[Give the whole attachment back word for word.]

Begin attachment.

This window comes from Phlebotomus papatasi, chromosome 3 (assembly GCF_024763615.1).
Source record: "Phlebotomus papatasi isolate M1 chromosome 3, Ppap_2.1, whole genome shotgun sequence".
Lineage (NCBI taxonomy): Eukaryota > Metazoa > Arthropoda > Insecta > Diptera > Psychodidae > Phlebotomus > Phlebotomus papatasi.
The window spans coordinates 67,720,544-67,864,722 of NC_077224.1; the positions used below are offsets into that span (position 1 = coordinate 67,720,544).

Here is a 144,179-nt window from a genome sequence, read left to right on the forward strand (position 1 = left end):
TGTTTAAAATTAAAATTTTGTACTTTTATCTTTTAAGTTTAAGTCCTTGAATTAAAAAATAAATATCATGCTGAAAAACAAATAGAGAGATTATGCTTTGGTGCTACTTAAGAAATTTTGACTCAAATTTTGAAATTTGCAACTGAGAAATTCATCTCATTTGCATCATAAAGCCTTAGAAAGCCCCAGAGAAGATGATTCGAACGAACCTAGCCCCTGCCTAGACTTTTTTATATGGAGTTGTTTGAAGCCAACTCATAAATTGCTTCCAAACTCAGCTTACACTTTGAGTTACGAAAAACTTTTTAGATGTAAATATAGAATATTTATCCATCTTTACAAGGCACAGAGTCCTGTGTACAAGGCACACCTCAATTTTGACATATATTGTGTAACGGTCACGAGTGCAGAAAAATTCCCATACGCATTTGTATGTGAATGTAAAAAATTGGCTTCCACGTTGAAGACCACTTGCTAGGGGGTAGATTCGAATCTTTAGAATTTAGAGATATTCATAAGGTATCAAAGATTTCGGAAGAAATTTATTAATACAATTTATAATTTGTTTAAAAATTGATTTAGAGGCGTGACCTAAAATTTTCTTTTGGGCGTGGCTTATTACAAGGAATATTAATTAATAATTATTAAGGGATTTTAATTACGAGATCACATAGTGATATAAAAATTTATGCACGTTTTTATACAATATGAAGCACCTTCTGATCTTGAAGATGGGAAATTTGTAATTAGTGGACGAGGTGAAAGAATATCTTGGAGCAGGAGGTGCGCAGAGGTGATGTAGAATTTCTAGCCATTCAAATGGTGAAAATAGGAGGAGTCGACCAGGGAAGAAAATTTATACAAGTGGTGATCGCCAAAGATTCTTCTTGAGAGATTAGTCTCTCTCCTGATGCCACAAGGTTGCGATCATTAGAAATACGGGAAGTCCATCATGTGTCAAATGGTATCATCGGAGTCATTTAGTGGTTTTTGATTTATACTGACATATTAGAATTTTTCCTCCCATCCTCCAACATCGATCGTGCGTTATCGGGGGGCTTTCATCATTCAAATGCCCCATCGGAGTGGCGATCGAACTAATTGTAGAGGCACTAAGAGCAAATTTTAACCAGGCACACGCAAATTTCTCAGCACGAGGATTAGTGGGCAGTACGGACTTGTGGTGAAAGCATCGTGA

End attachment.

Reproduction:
This window comes from Phlebotomus papatasi, chromosome 3 (assembly GCF_024763615.1).
Source record: "Phlebotomus papatasi isolate M1 chromosome 3, Ppap_2.1, whole genome shotgun sequence".
Lineage (NCBI taxonomy): Eukaryota > Metazoa > Arthropoda > Insecta > Diptera > Psychodidae > Phlebotomus > Phlebotomus papatasi.
The window spans coordinates 67,720,544-67,864,722 of NC_077224.1; the positions used below are offsets into that span (position 1 = coordinate 67,720,544).

Here is a 144,179-nt window from a genome sequence, read left to right on the forward strand (position 1 = left end):
TGTTTAAAATTAAAATTTTGTACTTTTATCTTTTAAGTTTAAGTCCTTGAATTAAAAAATAAATATCATGCTGAAAAACAAATAGAGAGATTATGCTTTGGTGCTACTTAAGAAATTTTGACTCAAATTTTGAAATTTGCAACTGAGAAATTCATCTCATTTGCATCATAAAGCCTTAGAAAGCCCCAGAGAAGATGATTCGAACGAACCTAGCCCCTGCCTAGACTTTTTTATATGGAGTTGTTTGAAGCCAACTCATAAATTGCTTCCAAACTCAGCTTACACTTTGAGTTACGAAAAACTTTTTAGATGTAAATATAGAATATTTATCCATCTTTACAAGGCACAGAGTCCTGTGTACAAGGCACACCTCAATTTTGACATATATTGTGTAACGGTCACGAGTGCAGAAAAATTCCCATACGCATTTGTATGTGAATGTAAAAAATTGGCTTCCACGTTGAAGACCACTTGCTAGGGGGTAGATTCGAATCTTTAGAATTTAGAGATATTCATAAGGTATCAAAGATTTCGGAAGAAATTTATTAATACAATTTATAATTTGTTTAAAAATTGATTTAGAGGCGTGACCTAAAATTTTCTTTTGGGCGTGGCTTATTACAAGGAATATTAATTAATAATTATTAAGGGATTTTAATTACGAGATCACATAGTGATATAAAAATTTATGCACGTTTTTATACAATATGAAGCACCTTCTGATCTTGAAGATGGGAAATTTGTAATTAGTGGACGAGGTGAAAGAATATCTTGGAGCAGGAGGTGCGCAGAGGTGATGTAGAATTTCTAGCCATTCAAATGGTGAAAATAGGAGGAGTCGACCAGGGAAGAAAATTTATACAAGTGGTGATCGCCAAAGATTCTTCTTGAGAGATTAGTCTCTCTCCTGATGCCACAAGGTTGCGATCATTAGAAATACGGGAAGTCCATCATGTGTCAAATGGTATCATCGGAGTCATTTAGTGGTTTTTGATTTATACTGACATATTAGAATTTTTCCTCCCATCCTCCAACATCGATCGTGCGTTATCGGGGGGCTTTCATCATTCAAATGCCCCATCGGAGTGGCGATCGAACTAATTGTAGAGGCACTAAGAGCAAATTTTAACCAGGCACACGCAAATTTCTCAGCACGAGGATTAGTGGGCAGTACGGACTTGTGGTGAAAGCATCGTGA